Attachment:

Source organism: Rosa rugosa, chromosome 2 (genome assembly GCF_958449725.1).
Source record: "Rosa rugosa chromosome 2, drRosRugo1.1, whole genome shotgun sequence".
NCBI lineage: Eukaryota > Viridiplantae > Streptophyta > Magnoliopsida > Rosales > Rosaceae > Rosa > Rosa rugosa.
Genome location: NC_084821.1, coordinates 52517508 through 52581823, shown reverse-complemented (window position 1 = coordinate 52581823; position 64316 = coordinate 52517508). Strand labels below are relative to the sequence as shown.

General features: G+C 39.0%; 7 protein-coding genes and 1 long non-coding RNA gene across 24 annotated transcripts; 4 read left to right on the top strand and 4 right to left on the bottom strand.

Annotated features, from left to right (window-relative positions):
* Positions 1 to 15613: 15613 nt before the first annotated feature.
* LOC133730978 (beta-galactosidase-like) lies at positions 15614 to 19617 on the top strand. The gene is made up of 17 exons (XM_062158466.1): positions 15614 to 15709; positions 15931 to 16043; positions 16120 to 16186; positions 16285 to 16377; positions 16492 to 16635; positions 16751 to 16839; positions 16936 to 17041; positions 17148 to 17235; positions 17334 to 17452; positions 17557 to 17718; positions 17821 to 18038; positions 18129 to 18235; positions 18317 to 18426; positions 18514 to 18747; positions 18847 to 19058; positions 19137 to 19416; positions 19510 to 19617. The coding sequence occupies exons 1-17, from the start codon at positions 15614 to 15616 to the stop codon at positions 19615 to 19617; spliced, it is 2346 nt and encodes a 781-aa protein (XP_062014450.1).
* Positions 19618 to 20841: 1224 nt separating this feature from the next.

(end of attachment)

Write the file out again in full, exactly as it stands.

Source organism: Rosa rugosa, chromosome 2 (genome assembly GCF_958449725.1).
Source record: "Rosa rugosa chromosome 2, drRosRugo1.1, whole genome shotgun sequence".
NCBI lineage: Eukaryota > Viridiplantae > Streptophyta > Magnoliopsida > Rosales > Rosaceae > Rosa > Rosa rugosa.
Genome location: NC_084821.1, coordinates 52517508 through 52581823, shown reverse-complemented (window position 1 = coordinate 52581823; position 64316 = coordinate 52517508). Strand labels below are relative to the sequence as shown.

General features: G+C 39.0%; 7 protein-coding genes and 1 long non-coding RNA gene across 24 annotated transcripts; 4 read left to right on the top strand and 4 right to left on the bottom strand.

Annotated features, from left to right (window-relative positions):
* Positions 1 to 15613: 15613 nt before the first annotated feature.
* LOC133730978 (beta-galactosidase-like) lies at positions 15614 to 19617 on the top strand. The gene is made up of 17 exons (XM_062158466.1): positions 15614 to 15709; positions 15931 to 16043; positions 16120 to 16186; positions 16285 to 16377; positions 16492 to 16635; positions 16751 to 16839; positions 16936 to 17041; positions 17148 to 17235; positions 17334 to 17452; positions 17557 to 17718; positions 17821 to 18038; positions 18129 to 18235; positions 18317 to 18426; positions 18514 to 18747; positions 18847 to 19058; positions 19137 to 19416; positions 19510 to 19617. The coding sequence occupies exons 1-17, from the start codon at positions 15614 to 15616 to the stop codon at positions 19615 to 19617; spliced, it is 2346 nt and encodes a 781-aa protein (XP_062014450.1).
* Positions 19618 to 20841: 1224 nt separating this feature from the next.